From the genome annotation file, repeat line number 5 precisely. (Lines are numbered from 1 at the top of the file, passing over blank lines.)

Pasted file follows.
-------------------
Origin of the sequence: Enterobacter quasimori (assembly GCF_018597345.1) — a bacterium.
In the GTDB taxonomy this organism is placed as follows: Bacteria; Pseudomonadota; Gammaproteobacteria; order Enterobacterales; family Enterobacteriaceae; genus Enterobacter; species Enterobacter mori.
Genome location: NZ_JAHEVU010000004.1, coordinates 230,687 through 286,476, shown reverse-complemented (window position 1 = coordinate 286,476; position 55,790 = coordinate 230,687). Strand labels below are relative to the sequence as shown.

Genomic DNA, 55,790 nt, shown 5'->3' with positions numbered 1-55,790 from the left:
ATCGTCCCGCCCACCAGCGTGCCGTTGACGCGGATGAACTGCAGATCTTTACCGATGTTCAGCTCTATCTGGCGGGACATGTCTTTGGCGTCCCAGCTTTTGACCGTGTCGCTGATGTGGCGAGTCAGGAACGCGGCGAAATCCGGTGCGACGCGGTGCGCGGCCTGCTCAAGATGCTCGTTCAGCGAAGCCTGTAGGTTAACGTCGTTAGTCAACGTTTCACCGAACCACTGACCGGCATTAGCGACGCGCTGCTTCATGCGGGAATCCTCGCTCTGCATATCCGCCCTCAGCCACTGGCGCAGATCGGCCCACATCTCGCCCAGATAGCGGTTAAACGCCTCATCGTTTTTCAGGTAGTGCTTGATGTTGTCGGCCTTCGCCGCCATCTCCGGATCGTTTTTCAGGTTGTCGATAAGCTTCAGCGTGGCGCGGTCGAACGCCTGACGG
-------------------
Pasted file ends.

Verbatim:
ATCGTCCCGCCCACCAGCGTGCCGTTGACGCGGATGAACTGCAGATCTTTACCGATGTTCAGCTCTATCTGGCGGGACATGTCTTTGGCGTCCCAGCTTTTGACCGTGTCGCTGATGTGGCGAGTCAGGAACGCGGCGAAATCCGGTGCGACGCGGTGCGCGGCCTGCTCAAGATGCTCGTTCAGCGAAGCCTGTAGGTTAACGTCGTTAGTCAACGTTTCACCGAACCACTGACCGGCATTAGCGACGCGCTGCTTCATGCGGGAATCCTCGCTCTGCATATCCGCCCTCAGCCACTGGCGCAGATCGGCCCACATCTCGCCCAGATAGCGGTTAAACGCCTCATCGTTTTTCAGGTAGTGCTTGATGTTGTCGGCCTTCGCCGCCATCTCCGGATCGTTTTTCAGGTTGTCGATAAGCTTCAGCGTGGCGCGGTCGAACGCCTGACGG